Tomato paste is made by cooking tomato puree until almost all of its liquid evaporates. It is too intense and too thick to be eaten alone; rather, it is best thought of as a flavoring agent. For grilling, its main role is as a component in barbecue glazes and sauces, but it can also infuse the flavor of tomato into a rub or a composed butter without the need to worry about adding extra moisture. The best quality tomato paste is packaged in tubes and is double concentrated. Usually imported, these double tomato pastes are sweet, aromatic, and intensely flavored. Best of all, the tube keeps air away from any leftover paste, allowing it to stay fresh for months in a refrigerator. No more throwing out half-used cans of tomato paste.

THE GRILL
Gas: Direct heat, medium-high (400° to 450°F)
Clean, oiled grate
Charcoal:
Direct heat, light ash
12-by-12-inch charcoal bed (about 3 dozen coals)
Clean, oiled grate on lowest setting
Wood:
Direct heat, light ash
12-by-12-inch bed, 3 to 4 inches deep
Clean, oiled grate set 2 inches above the fire.

INGREDIENTS (MAKES 6 SERVINGS)
Oil for coating grill grate
6 ears unhusked corn
4 tablespoons (½ stick) butter, softened
1 tablespoon corn or canola oil
1½ tablespoons tomato paste
¼ teaspoon Chinese chili paste with garlic
¼ teaspoon garlic salt.

DIRECTIONS
1. Heat the grill as directed.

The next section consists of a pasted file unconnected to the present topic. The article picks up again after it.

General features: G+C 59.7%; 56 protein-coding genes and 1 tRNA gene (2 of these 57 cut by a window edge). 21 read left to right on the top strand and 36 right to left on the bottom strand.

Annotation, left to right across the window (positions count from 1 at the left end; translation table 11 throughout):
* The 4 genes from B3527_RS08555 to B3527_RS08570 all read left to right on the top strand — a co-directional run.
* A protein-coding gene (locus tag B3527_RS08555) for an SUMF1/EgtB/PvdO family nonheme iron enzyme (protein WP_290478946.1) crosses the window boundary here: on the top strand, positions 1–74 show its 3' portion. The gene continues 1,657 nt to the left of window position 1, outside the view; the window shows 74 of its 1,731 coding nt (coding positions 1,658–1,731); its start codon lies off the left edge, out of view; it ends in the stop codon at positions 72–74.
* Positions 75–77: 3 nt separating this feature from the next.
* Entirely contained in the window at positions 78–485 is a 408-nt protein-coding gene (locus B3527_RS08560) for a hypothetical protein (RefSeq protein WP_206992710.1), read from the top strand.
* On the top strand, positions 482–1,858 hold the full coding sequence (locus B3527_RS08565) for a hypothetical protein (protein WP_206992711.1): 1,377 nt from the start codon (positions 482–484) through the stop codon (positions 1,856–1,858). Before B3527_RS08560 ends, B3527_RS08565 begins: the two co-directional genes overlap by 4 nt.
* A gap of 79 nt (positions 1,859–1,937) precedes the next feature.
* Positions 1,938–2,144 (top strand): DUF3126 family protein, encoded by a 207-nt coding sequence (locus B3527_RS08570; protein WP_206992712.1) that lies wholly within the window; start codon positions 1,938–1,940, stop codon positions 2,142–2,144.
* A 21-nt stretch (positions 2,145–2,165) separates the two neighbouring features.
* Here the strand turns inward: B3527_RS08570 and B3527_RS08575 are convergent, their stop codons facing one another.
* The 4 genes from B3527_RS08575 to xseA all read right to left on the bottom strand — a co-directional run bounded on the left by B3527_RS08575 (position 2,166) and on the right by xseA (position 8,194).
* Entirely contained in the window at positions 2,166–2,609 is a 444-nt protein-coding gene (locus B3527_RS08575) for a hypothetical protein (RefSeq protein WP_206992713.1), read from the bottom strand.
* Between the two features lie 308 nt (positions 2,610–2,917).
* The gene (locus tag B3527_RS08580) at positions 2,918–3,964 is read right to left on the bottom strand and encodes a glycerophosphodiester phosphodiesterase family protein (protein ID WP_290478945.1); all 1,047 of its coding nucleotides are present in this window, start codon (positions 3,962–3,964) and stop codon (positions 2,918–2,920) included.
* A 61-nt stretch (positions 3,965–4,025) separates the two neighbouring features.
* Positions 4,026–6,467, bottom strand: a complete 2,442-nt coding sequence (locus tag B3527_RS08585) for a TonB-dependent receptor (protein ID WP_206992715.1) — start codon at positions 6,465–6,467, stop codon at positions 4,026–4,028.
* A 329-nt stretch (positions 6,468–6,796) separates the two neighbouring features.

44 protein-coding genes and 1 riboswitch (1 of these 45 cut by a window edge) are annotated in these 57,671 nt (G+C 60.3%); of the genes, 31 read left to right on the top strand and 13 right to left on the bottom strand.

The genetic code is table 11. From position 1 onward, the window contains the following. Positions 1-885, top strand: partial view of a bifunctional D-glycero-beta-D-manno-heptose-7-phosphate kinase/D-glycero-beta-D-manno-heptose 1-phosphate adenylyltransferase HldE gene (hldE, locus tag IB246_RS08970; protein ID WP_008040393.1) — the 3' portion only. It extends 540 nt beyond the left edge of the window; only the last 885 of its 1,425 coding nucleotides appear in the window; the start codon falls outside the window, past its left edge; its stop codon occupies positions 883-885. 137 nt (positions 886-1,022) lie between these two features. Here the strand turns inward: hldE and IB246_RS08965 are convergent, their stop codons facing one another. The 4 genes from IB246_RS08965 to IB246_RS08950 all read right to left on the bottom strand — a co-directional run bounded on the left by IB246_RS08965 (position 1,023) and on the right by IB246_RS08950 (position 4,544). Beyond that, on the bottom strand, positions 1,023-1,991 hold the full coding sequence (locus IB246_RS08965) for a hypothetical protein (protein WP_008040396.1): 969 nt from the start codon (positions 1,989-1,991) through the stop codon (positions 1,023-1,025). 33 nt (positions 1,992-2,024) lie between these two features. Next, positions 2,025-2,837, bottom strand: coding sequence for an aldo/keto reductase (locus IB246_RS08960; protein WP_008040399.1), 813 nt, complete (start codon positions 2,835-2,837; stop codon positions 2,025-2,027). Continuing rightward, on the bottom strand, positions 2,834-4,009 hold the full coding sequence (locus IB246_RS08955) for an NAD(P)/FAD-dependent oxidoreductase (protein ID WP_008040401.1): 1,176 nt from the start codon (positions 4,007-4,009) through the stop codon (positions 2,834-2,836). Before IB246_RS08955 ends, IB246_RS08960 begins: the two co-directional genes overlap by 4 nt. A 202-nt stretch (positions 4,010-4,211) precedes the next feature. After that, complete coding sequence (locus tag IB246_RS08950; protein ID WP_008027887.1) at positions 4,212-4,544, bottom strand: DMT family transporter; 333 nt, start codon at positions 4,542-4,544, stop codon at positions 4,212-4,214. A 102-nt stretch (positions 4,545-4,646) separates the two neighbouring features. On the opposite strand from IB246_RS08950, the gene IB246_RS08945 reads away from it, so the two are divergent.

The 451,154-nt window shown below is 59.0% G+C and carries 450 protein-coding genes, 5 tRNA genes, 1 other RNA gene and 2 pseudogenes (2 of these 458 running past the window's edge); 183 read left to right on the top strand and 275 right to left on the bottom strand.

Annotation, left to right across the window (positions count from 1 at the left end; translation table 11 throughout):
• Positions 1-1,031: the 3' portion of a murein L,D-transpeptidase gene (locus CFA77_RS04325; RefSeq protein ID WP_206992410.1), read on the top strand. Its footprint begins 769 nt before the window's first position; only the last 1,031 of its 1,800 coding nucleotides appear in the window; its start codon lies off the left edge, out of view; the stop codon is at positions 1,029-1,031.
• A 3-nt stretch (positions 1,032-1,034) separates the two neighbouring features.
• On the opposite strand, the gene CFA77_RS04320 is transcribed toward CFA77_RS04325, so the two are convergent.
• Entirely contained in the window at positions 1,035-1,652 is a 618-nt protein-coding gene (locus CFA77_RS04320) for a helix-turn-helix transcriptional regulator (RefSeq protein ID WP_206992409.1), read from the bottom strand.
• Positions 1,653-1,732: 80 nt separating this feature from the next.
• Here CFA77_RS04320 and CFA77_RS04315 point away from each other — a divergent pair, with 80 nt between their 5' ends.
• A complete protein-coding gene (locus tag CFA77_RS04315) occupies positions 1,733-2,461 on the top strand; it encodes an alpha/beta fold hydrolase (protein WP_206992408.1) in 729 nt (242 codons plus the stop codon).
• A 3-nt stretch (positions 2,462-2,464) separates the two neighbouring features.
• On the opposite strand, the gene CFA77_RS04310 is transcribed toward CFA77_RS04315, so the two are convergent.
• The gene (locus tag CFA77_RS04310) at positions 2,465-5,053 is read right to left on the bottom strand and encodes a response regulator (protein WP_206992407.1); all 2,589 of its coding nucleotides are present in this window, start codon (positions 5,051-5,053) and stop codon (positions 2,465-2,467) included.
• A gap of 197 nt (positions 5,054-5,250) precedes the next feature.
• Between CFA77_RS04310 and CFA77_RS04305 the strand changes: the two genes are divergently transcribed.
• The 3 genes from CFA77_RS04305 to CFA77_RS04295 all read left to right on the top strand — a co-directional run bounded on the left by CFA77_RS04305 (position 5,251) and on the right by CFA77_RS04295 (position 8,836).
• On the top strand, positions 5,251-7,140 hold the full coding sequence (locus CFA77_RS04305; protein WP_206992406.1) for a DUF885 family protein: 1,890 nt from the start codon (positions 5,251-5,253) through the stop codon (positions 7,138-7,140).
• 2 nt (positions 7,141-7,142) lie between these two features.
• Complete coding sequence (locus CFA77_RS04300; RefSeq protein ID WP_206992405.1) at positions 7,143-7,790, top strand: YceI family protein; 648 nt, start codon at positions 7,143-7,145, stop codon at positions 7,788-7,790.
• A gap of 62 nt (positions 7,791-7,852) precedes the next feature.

2. Brush the grill grate and coat it with oil. Put the corn on the grill, cover, and cook until the husks are charred and you can hear the juices from the corn sputtering inside, 12 to 15 minutes, turning every 3 or 4 minutes.
3. Meanwhile, mix the butter, 1 tablespoon oil, tomato paste, chili paste, and garlic salt in a small bowl.
4. Let the corn cool for a few minutes. Grasp each ear with a dish towel and peel off the husk. Serve the ears slathered with the tomato butter.

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Grilled Corn And Crab Salad With Raspberries - BBQ And Grilling Recipes

Who says light and delicate meals can’t come off your grill? Try this refreshing crab salad on a hot summer day. The corn provides an earthy flavor (and picks up a hint of smoke if you peel back the husks toward the end of cooking), while the raspberries and dill have a cooling effect-all of which enhances the mild, sweet taste of crabmeat.